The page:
In the Future is an expansive statement of an album, full of big guitars and cold space, a variety of sounds and a hard-earned and ever-present brilliance.
The cover to Black Mountain's new record, In the Future, is deceptively retro. With the title in mind, the cover looks like some vision of the future dreamed up in the '70s. As if the Rubik's cube shape could be some traveling vessel, or a square planet. It is a cover that immediately aligns the band with a lot of the '70s psych-rock bands -- here Pink Floyd in particular -- they so often call to mind.
However, anyone who heard the band's eponymous first record knows they are not interested in rehashing the past or resting on ironic artifacts of a time long past. With that in mind, what becomes more interesting about the artwork is the change in color from the front of the disc to the back. The front is warm -- all yellow and orange sunset hues -- while the back is a collection of cold, blue and green cubes. That movement in temperature is indicative of the album's sound. In the Future moves often, and in grand fashion, from warm, crunchy, big sounds, to expansive coldness. It is an album that manages to sound bigger than its larger-than-life predecessor, and also expands on the band's already large sonic palate.
Black Mountain was an album that thrived on guitar riffs. Songs like "Druganaut" and "Don't Run Our Hearts Around" were amped up with huge, chugging guitar riffs that made the most navel-gazing indie kid bang his head. It was those moments that made the album so good, and so accessible. The quieter moments on that record, however, often came off as a little slack. They had trouble keeping up the tension when they turned down the volume.
Not so with In the Future. This album is more consistent than the first album because it succeeds not only with the hard-rock shuffle of "Stormy High", but also with the acoustic-driven, high-register of "Stay Free". The band's not-so-secret weapon, vocalist Amber Webber, delivers the goods here, belting it out when the eight-minute-plus "Tyrants" lets the bottom drop out. She stays in the background for a while, backing up Stephen McBean's vocals, but also gradually taking over. On top of McBean's typically giant guitar work, Webber holds up her end of the bargain, throwing the quiet churn of the song on her back and singing the band out of the eye of the storm, and back into the swell and squall of the track.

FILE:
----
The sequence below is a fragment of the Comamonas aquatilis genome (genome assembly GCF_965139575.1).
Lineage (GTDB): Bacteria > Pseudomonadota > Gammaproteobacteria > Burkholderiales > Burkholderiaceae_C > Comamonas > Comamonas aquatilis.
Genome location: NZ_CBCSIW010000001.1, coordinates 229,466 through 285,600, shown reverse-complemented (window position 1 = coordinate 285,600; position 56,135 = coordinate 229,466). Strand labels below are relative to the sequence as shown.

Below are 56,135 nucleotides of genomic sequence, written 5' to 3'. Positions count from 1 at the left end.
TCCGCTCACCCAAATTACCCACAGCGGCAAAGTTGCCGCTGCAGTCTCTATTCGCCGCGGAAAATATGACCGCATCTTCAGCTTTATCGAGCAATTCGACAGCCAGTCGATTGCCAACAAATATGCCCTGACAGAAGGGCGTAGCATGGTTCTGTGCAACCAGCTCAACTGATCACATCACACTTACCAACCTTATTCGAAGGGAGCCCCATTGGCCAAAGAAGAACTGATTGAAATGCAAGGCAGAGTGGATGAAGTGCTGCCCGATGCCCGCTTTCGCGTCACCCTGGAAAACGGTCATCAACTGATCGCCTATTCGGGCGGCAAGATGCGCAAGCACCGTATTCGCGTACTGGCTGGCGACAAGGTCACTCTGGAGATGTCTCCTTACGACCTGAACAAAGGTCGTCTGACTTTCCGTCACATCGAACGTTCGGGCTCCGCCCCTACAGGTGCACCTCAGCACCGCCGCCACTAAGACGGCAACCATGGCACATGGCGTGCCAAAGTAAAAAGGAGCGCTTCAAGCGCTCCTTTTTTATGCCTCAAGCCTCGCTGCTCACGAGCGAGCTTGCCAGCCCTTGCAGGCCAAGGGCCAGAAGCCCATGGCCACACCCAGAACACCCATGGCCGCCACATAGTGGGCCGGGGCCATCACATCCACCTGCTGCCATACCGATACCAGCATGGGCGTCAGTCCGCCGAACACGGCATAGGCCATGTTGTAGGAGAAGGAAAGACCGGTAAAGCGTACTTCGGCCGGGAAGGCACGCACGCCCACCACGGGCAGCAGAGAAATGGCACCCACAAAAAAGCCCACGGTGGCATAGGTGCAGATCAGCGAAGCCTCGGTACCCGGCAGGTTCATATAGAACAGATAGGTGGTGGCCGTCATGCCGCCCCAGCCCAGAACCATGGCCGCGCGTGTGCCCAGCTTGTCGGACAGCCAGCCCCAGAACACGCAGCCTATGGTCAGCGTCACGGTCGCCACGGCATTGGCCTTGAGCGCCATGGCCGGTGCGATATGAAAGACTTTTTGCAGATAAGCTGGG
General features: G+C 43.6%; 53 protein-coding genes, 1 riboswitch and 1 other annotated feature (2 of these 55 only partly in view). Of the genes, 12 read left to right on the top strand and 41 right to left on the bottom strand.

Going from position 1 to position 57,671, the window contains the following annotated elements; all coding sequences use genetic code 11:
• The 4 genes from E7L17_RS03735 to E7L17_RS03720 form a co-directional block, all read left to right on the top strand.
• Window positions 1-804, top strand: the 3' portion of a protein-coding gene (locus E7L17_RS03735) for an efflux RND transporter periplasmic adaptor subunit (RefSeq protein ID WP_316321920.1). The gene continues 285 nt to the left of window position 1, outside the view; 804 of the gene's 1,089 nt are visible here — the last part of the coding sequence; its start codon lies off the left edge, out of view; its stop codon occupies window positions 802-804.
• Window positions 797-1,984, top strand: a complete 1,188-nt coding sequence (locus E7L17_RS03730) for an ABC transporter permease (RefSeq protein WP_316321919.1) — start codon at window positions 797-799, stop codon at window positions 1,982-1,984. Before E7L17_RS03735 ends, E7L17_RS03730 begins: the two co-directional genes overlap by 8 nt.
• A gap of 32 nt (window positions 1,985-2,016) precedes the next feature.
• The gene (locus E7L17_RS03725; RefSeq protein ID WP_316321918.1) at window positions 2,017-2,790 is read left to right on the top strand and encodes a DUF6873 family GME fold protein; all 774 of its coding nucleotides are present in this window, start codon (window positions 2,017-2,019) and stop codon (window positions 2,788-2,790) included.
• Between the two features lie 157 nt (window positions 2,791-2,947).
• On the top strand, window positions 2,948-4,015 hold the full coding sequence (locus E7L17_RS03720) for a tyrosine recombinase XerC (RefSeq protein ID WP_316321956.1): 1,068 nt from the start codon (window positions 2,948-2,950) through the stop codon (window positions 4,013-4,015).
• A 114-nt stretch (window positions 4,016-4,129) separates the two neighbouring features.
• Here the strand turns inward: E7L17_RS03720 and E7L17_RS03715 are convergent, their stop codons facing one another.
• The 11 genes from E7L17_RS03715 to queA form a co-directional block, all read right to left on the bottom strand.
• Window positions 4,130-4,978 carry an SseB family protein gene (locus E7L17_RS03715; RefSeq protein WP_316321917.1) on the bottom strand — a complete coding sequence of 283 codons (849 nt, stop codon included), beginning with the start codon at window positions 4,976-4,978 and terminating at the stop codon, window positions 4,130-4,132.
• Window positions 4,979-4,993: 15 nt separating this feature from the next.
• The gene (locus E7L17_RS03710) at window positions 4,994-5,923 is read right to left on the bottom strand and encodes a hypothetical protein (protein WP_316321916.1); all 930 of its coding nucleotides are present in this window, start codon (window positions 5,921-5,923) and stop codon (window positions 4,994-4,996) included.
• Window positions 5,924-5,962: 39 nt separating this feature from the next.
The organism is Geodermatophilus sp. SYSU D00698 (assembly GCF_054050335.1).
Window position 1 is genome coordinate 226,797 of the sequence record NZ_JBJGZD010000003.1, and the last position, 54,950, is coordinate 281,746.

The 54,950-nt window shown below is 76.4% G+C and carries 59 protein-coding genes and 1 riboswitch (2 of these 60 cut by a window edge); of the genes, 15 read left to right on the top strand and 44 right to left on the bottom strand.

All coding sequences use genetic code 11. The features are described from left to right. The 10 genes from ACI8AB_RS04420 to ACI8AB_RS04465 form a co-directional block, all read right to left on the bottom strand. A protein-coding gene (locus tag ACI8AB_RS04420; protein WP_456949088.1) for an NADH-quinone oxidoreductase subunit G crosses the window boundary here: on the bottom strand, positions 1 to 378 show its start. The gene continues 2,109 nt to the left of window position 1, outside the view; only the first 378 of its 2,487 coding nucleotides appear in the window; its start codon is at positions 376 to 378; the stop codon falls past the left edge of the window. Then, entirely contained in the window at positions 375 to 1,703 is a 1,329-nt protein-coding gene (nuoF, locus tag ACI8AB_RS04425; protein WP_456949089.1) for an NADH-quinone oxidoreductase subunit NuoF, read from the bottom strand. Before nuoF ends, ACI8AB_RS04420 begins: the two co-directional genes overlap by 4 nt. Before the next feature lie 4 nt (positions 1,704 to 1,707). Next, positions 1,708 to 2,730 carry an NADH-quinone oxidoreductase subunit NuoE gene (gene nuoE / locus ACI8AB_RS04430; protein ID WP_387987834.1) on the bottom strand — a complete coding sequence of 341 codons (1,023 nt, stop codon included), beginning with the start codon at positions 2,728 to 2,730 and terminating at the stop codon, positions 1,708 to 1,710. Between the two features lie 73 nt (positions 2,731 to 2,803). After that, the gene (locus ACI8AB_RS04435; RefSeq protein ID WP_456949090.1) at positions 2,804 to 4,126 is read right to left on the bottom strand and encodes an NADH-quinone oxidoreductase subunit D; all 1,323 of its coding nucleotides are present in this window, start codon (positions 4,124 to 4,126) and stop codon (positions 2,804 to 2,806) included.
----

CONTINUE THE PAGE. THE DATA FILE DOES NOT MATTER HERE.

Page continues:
In fact, "Tyrants" could be a perfect microcosm of the album. It shows their already-established guitar attack, the eardrum puncturing rhythm section, their new ability to use the space in their quieter moments to keep the movement of the song going. And coupled with other songs like the Bowie-space-pop of "Wild Wind", or the slow burn of keyboards on "Wucan", the band clearly establishes a new, much more varied sound than on their first record.
But, in the end, "Tyrants" can't be this album's biggest statement. Mostly because its eight minutes end up sounding like a radio edit when you get to "Bright Lights". This song, a nearly 17-minute opus, is the biggest risk -- by far -- on an album full of risks. It is a song that fully indulges the band's noodling, jammy side, and the results are fantastic. From the slow, careful build, where McBean and Webber exchange vocals, repeating "Bright light, light bright" over and over again, as the band assembles itself behind their cadence. They slip into a trench of spacey balladry from there, until that repeating title line comes back in and they build to the biggest guitar riff on In the Future. And just when it seems the song has reached where it needs to go -- to loud, breakneck rock music -- the song doesn't just bottom out, it falls into an abyss. From here, In the Future's other major strength -- the keyboard work -- takes over. The ambient, underwater sounds could be where the song loses its way -- and on Black Mountain maybe they would have -- but here and there the noise swells, making you lean forward in anticipation, ready for the band to kick back in. They don't, not right away. But when they do, it is giant and euphoric and as loud and heavy and fun as rock music gets.
The songs eventually fades into the final track, "Night Walks", which is almost entirely made up of Webber's vocals. It's a quiet, ghostly end to a raucous album, but the ending works. It completes the album's movement. More than most albums, In the Future seems to be aware it is traveling over time. So the album's title does not suggest the album's destination, so much as its trajectory. The listener feels, after all the highs and lows, the drawn-out quiet and crowded noise, that they've gone from one place to another. Been moved by this music. It's an amazing achievement for a band who had already done so much with their first record. To warm us up, then chill the sweat on our arms. To drag us through the darkness only to squint, unbelieving, at the light. To start where we are and end up In the Future, still unsure of what this future is, but ecstatic and exhausted by the journey to get here.